Messages from the Atlantic Passage

While Williamson’s work sheds light on forgotten or neglected histories, her second installation ‘Messages from the Atlantic Passage’ recasts bureaucratic records of the Atlantic slave trade. She has taken the scant information available on the forces trafficking of human lives across the ocean between the 16th and 19th century - some records include both people’s African name and Christian name, others only include their sex and age - and imprinted these distorted and dehumanising representations onto bottles.

Each bottle replicates the handwriting of the clerks who would have written the documents, and the baggage of that history, floating above the waters that facilitated the inhumanity.

Williamson’s liberation of these records from their dusty archives onto empty bottles highlights an ironic incongruence between documented history and the suffering endured at the hands of those who wrote them, for those in the African Diaspora and others to symbolically fill with acts of contemplation, remembering, and reckoning.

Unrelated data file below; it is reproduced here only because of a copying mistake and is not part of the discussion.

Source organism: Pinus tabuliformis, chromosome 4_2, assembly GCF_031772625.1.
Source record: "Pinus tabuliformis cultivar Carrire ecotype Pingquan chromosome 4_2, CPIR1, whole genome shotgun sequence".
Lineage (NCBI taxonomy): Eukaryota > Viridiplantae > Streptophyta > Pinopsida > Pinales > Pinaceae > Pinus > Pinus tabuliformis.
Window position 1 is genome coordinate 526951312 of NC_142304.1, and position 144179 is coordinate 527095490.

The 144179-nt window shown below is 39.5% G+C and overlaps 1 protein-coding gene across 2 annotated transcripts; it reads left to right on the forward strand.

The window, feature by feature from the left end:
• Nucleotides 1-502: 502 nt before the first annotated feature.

My take: In this era, all we could imagine is about migrating to a foreign land with a six-figure dream job and the opportunity to explore the new land, which we would call home for the rest of our lives. I'm not saying it is bad because even I aspire the same. But have we ever thought about our forefathers who have also been to a foreign land?

The difference is that they were traded, just like us, but just not with a promising pay and an abundance of opportunities.

They must have dreamt about coming back home one day. But they never did. And never in the wildest of our dreams did we imagine that their homecoming would be this way. Through this installation, the artist did give them a chance to come back, for those who became one with mother earth on a faraway land only with the memories from their homeland to cherish.

Venue: Aspinwall House, Fort Kochi

Shilpa Gupta

Shilpa Gupta is an Indian artist, who is lives and works in Mumbai. Gupta’s works are embedded with the message that we are all actors in the political forces that regulate society, often inviting views to tale pieces of a gallery installation with them.